Friends of the Liberal Democrat peer Lord Rennard have threatened the party's hierarchy with legal action if they fail to readmit him to the House of Lords after he was embroiled in a scandal over sexual harassment, reports the BBC.
The Liberal Democrat peer has stood accused of sexual harassment by several women, allegations that led to him resigning the party whip last year, effectively ending his involvement in frontline politics.
However, the peer remains a member of the Liberal Democrat policymaking group, and he is now seeking to return to the Lords.
The Liberal Democrats launched an internal inquiry last year after the media highlighted a number of claims made against Lord Rennard by women who had worked with him over the course of many years.
The inquiry, headed by Alistair Webster QC, found credible evidence that Lord Rennard had indulged in behaviour that violated the personal space and autonomy of those who had made complaints.
The inquiry also found that the evidence against him was less than beyond reasonable doubt, the benchmark required for formal sanctions according to the Liberal Democrat internal disciplinary procedure.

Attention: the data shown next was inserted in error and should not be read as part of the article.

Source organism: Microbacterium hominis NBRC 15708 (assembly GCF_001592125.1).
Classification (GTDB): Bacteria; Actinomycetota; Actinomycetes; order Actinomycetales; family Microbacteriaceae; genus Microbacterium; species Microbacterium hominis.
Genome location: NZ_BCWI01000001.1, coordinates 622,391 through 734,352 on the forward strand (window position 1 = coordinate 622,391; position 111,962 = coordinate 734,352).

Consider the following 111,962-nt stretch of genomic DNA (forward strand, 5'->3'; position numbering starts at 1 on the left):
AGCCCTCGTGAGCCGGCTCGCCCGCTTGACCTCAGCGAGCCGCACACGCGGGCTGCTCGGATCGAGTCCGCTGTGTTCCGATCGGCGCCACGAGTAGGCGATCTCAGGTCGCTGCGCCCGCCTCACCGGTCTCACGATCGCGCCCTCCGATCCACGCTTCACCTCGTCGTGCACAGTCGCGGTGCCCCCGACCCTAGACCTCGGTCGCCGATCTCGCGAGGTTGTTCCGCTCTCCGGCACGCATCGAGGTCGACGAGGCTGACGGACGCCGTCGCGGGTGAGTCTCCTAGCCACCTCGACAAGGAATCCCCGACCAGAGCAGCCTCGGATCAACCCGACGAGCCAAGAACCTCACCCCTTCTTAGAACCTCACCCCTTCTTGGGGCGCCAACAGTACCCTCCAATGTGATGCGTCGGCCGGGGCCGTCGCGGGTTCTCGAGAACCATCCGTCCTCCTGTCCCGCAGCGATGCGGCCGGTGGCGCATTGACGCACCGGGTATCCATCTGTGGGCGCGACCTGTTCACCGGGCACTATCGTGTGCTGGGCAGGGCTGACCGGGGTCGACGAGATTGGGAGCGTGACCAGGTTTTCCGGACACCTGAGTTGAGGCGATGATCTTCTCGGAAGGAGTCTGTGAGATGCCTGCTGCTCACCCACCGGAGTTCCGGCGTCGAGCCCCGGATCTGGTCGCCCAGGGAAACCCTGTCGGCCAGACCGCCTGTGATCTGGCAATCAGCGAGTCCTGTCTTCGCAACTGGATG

As a result, the inquiry concluded that Lord Rennard should apologise to those he had offended and make a concerted effort to change his behaviour.
Now allies of the peer claim that he has effectively been cleared by the party of any formal wrongdoing, he should not have to apologise.
"There's no reason why he should (apologise)," said Lord Carlisle, legal adviser to Lord Rennard.
Lord Rennard himself had previously Tweeted that he had offered apologies to women in the past, but found them rebuffed. He said that now a disciplinary process had been undertaken an apology was inappropriate.
"An appeal and further legal actions are threatened, so I could not apologise in any event even if justified (which it is not)," he Tweeted.
"It would damage the women and the party much more if I said any more," he added. The posts were later deleted from his account.
Lord Rennard is considering returning to the Lords today, a move which could spark fresh disciplinary procedures if an apology is not forthcoming.